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Taupo Council secrecy attempt to hide procedural misery

  • September 27th, 2013

This is a guest post by Franks & Ogilvie colleague Pam McMillan

Here’s another council with a debt problem, protesting ratepayers, and operating without a valid long term plan . Rosanne Jollands, a candidate, found out the Council had been excluding the public on the topic. Now there’s a  story in the Taupo Times  The Council has been meeting behind closed doors and wants the government legislative wand to fix the LTP problem retrospectively.

The LTP problem started last year when they adopted the LTP prior to receiving an audit report from Audit New Zealand. They must have it before the LTP can be adopted. So it is not valid. Under section 93 of the Local Government Act 2002 a local council must at all times have a long term plan. The LTP was controversial as it planned to change rating  from land value to capital value, and assumed rate increases of more than 7 per cent over the following three years.

Unless there is some unforeseen and urgent need for revenue, rates must be set in accordance with the LTP and funding impact statement of the financial year (s 23 Local Government (Rating) Act 2002). So there is a good argument that without a valid LTP rates levied since July 2012 are not valid.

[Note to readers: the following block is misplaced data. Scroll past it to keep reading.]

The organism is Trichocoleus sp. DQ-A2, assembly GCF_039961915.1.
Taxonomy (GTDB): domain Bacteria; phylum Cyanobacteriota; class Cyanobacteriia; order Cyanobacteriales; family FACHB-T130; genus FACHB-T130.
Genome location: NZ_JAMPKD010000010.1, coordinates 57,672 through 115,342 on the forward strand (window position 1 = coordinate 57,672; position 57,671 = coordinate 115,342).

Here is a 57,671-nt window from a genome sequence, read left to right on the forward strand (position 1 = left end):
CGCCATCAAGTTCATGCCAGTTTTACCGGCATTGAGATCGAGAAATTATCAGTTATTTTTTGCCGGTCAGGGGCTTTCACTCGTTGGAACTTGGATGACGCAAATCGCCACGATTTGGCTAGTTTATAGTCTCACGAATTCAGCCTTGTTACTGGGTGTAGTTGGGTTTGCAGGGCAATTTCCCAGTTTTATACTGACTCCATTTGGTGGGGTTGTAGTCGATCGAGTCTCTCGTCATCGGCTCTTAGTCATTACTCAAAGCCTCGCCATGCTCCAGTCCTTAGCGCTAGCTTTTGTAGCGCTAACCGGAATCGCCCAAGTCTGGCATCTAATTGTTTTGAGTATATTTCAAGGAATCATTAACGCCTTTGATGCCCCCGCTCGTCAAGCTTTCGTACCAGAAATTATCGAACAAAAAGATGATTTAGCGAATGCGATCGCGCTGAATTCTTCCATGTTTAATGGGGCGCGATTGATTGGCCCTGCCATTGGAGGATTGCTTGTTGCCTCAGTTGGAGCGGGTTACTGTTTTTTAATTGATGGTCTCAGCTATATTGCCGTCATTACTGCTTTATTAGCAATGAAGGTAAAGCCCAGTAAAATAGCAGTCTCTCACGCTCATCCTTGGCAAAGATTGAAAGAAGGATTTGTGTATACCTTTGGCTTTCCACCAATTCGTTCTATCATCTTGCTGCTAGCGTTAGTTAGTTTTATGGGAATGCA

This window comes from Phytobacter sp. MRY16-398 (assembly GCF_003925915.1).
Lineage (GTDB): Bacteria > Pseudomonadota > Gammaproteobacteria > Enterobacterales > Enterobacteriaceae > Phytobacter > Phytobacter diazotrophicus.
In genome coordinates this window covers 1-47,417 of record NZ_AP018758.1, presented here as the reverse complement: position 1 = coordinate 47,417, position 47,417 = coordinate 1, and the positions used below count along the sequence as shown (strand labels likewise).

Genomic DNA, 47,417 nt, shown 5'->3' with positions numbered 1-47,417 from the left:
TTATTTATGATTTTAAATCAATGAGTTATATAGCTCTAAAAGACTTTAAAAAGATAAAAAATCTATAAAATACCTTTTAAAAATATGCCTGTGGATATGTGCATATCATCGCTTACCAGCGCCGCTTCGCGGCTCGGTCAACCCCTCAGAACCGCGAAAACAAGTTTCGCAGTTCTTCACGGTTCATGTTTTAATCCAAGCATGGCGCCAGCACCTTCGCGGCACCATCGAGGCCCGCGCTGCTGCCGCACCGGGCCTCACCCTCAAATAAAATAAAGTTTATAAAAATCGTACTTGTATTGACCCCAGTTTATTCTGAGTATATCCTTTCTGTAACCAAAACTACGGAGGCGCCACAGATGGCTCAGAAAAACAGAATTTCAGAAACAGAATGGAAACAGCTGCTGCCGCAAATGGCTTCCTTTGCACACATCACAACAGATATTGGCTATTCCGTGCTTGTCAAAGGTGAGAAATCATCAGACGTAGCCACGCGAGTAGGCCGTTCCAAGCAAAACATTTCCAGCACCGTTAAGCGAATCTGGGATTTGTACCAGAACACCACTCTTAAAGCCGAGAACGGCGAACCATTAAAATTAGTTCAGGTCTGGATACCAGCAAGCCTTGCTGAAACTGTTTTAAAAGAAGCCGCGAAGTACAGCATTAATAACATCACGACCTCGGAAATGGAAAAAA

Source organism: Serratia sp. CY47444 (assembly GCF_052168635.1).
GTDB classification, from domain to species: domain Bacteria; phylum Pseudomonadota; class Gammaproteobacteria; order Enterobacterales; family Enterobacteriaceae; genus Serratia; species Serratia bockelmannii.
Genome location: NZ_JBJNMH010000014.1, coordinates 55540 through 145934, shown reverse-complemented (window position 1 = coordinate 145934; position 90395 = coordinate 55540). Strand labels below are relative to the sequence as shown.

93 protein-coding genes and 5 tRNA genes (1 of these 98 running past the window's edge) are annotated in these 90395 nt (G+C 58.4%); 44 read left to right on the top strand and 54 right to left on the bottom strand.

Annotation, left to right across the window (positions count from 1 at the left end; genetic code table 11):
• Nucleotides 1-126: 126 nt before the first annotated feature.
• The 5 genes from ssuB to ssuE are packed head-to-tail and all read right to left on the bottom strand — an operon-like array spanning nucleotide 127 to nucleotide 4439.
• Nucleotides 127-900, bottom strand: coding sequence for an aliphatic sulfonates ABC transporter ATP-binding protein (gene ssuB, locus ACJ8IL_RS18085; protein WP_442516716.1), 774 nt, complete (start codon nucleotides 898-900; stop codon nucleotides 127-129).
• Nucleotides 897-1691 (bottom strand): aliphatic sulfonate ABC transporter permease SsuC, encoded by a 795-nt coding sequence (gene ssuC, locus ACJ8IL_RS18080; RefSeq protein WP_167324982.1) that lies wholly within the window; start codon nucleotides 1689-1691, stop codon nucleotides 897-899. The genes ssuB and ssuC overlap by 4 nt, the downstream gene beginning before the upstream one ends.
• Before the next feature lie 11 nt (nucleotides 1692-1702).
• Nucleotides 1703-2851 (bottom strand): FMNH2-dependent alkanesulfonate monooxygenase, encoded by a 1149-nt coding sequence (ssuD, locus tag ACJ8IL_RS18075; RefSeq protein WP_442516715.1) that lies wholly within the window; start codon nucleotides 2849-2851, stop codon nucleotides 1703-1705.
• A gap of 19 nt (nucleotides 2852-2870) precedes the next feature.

It appears the Council has been advised to formally re-adopt the LTP and then ask the Minister of Local Government for a validating Order in Council. An Order in Council is usually confined to matters of form or procedure rather than major issues of substance (s 261 of the Local Government Act 2002). There may be a question whether the LTP would have been adopted if there had been consultation on it with the benefit of the Audit Report.

Taupo ratepayers were consulted on the LTP in early 2012 without it. There was major protest against the change in valuation basis, and the increases.

Alternatively the council could seek a local bill validating the LTP and the possibly invalid rates. That is how the Kaipara District Council Commissioners plan to fix some of the legal problems for Kaipara (Kaipara District Council (Validation of Rates and Other Matters) Bill).

[SLF comment – this highlights again the uselessness of secrecy, and the mess created by thinking that participatory democracy (formal public planning and seemingly endless consultation processes) could replace the protections abolished when councils were given powers of general competence. Successive governments will whittle away the unproductive consultation nonsense, but probably without putting in place effective alternative protections against arrogant uses of the local coercive and taxing powers.]